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Books Books 1 - 10 of 98 on Words, indeed, like glaring colours, are the first beauties that arise and strike....
" Words, indeed, like glaring colours, are the first beauties that arise and strike the sight; but, if the draught... "
A manual of essays, selected from various authors - Page 57
by Manual - 1809
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Fables antient and modern: translated into verse from Homer, Ovid, Boccace ...

John Dryden, Ovid, Geoffrey Chaucer, Giovanni Boccaccio - 1713 - 550 pages
...unnatural, then the fineft Colours are bur Da wbing, and the Piece is a beautiful Monfter at the bed. Neither Virgil nor Homer were deficient in any of the former Beauties; but in this laft, which is Expreffion, the Rnman Poet is at leaft equal to the Grecian, as I have faidelfewhere...
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The miscellaneous works: containing all his original poems, tales ..., Volume 3

John Dryden, Samuel Derrick - English poetry - 1760
...unnatural, then the fineft colours are but daubing, and the piece is a beautiful monfter at the beft. Neither Virgil nor Homer were deficient in any of the former beauties ; but in this laft, which is expreflion, the Roman poet is at leaft equal to the Grecian, as I have faid elfewhere...
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The Miscellaneous Works of John Dryden, Esq: Containing All His Original ...

John Dryden - English poetry - 1767
...unnatural, then the fineft colours are but daubing, and the piece is a beautiful monfter at the beft. Neither Virgil nor Homer were deficient in any of the former beauties; but in this laft, which is expreffion, the Roman poet is at leaft equal to the Grecian, as I have faid elfewhere...
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The Works of the English Poets: With Prefaces ..., Volume 15, Page 3

Samuel Johnson - English poetry - 1779
...unnatural, then the fmeft colours are but daubing, and the piece is a beautrful monfter at the beft. Neither Virgil nor Homer were deficient in any of the former beauties ; but in this laft, which is expreifion, the Roman poet is at leaft equal to the Gre. cian, as I have faid rl few...
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The works of the English poets. With prefaces, biographical and critical, by ...

English poets - 1790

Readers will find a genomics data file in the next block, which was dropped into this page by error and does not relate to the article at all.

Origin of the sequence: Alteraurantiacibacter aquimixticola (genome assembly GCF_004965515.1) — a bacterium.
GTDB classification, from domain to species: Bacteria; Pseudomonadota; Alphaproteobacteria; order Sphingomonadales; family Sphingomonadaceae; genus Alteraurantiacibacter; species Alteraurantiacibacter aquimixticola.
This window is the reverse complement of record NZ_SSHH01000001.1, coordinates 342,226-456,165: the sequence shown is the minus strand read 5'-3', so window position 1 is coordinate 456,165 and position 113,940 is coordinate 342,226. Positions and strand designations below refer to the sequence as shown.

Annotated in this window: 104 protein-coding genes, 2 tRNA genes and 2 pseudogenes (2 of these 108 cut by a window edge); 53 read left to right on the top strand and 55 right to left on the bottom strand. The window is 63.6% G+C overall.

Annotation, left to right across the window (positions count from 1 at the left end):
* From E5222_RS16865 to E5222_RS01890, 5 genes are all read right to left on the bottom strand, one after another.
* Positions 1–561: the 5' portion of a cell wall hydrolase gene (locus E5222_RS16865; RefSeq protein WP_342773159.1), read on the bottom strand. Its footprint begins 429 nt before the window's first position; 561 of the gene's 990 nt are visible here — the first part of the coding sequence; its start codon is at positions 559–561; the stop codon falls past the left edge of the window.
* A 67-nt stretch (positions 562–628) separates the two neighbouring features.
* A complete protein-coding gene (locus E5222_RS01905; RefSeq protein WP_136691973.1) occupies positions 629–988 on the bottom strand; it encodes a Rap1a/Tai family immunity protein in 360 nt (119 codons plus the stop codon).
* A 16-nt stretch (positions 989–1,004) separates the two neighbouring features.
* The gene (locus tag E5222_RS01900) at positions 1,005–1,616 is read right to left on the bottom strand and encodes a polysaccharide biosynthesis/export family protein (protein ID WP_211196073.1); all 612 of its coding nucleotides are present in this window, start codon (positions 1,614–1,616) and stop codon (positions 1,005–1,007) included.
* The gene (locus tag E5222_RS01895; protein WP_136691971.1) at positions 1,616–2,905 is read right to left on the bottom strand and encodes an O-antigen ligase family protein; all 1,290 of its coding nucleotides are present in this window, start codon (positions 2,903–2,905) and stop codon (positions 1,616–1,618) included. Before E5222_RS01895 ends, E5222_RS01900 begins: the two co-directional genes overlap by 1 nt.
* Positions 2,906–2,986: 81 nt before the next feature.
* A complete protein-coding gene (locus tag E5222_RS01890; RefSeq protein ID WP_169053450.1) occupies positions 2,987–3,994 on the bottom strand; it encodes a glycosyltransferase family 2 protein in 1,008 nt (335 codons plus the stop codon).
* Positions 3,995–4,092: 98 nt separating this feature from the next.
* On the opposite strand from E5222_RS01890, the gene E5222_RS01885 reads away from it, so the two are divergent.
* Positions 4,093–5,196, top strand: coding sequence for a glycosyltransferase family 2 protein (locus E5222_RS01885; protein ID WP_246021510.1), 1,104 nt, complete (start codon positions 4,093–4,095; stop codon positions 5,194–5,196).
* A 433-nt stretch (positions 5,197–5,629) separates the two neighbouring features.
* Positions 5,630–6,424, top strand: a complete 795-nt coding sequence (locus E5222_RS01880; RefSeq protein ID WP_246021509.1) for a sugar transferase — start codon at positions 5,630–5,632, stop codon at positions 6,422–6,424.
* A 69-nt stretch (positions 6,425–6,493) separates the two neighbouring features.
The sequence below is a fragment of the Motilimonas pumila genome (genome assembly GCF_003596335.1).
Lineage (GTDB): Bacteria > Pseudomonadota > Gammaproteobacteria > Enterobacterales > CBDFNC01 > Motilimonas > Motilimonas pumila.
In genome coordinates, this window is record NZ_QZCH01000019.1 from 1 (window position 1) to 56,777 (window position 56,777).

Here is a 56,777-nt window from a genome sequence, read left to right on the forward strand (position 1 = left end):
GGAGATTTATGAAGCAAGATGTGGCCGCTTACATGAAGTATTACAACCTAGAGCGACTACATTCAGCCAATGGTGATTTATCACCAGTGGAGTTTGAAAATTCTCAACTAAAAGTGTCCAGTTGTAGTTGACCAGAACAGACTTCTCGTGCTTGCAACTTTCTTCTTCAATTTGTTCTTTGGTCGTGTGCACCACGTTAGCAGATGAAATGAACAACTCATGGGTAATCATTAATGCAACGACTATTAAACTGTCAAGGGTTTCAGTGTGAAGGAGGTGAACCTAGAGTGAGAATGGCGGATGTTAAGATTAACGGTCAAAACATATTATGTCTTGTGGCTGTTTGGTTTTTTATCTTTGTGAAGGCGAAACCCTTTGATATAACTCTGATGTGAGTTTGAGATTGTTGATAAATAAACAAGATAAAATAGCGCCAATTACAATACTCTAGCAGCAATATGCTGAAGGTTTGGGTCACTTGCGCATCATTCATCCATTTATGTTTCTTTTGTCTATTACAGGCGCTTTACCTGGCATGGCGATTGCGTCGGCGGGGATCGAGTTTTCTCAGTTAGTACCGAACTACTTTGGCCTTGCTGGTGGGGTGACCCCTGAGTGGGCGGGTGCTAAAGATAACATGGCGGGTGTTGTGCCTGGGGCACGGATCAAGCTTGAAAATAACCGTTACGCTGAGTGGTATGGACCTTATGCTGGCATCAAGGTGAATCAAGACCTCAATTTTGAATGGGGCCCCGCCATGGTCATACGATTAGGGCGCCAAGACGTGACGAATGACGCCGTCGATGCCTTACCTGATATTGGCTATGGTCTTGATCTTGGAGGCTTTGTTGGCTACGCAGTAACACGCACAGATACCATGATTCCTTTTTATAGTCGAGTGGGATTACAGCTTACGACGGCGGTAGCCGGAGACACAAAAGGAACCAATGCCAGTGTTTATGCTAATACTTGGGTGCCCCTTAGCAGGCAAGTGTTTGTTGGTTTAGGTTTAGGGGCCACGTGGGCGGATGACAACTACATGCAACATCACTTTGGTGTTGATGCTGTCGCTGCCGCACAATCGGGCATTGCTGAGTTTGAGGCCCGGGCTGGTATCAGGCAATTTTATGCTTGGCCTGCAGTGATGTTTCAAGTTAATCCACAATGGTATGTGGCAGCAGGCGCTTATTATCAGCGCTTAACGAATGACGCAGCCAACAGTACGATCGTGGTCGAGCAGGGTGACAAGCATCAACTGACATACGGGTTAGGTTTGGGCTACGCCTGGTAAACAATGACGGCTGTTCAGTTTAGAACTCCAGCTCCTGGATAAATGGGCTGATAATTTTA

...unnatural, then the fineft colours are but daubing, and the piece is a beautiful monfter at the heft. Neither Virgil nor Homer were deficient in any of the former beauties; but in this laft, which is expreffion, the Roman poet is at leaft equal to the Grecian, as I have faid elfewhere;...
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The Critical and Miscellaneous Prose Works of John Dryden: Now First ...

John Dryden - 1800
...draught be false or lame, the figures ill disposed, the manners obscure or inconsistent, or the thoughts unnatural, then the finest colours are but daubing,...expression, the Roman poet is at least equal to the Grecian, as I have said elsewhere : supplying the poverty of his * When Hobbes published his translation of...
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The Critical and Miscellaneous Prose Works of John Dryden: Now ..., Volume 3

John Dryden - 1800
...draught be false or lame, the figures ill disposed, the manners obscure or inconsistent, or the thoughts unnatural, then the finest colours are but daubing,...expression, the Roman poet is at least equal to the Grecian, as I have said elsewhere : supplying the poverty of his * When Hobbes published his translation of...
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Dryden. Smyth. Duke. King. Sprat. Halifax

Samuel Johnson - English poetry - 1800
...unnatural, then the fined colours are but daubing, and the piece is a beautiful moniler at the beil. Neither Virgil nor Homer were deficient in any of the former beauties ; but in this laft which is expreffion, the Roman poet is at lead equal to the Grecian, as I have faid elfcwhere;...
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The works of the poets of Great Britain and Ireland. With prefaces ...

Great Britain - 1804
...unnatural, then the fined colours are but (bulbing, and the piece is a beautiful monfter at the belt. Neither Virgil nor Homer were deficient in any of the former beauties ; but in this lafb which is expreflion, the Roman poet is at lead equal to the Grecian, as I have faid dfewhere;...
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The poets of Great Britain complete from Chaucer to Churchill

John Bell - 1807
...draught be false or lame, the figures ill-disposed, the manners obscure or inconsistent, or the thoughts unnatural, then the finest colours are but daubing,...expression, the Roman poet is at least equal to the Grecian, as I have said elsewhere ; supplying the poverty of his language by his musical ear, and by his diligence....
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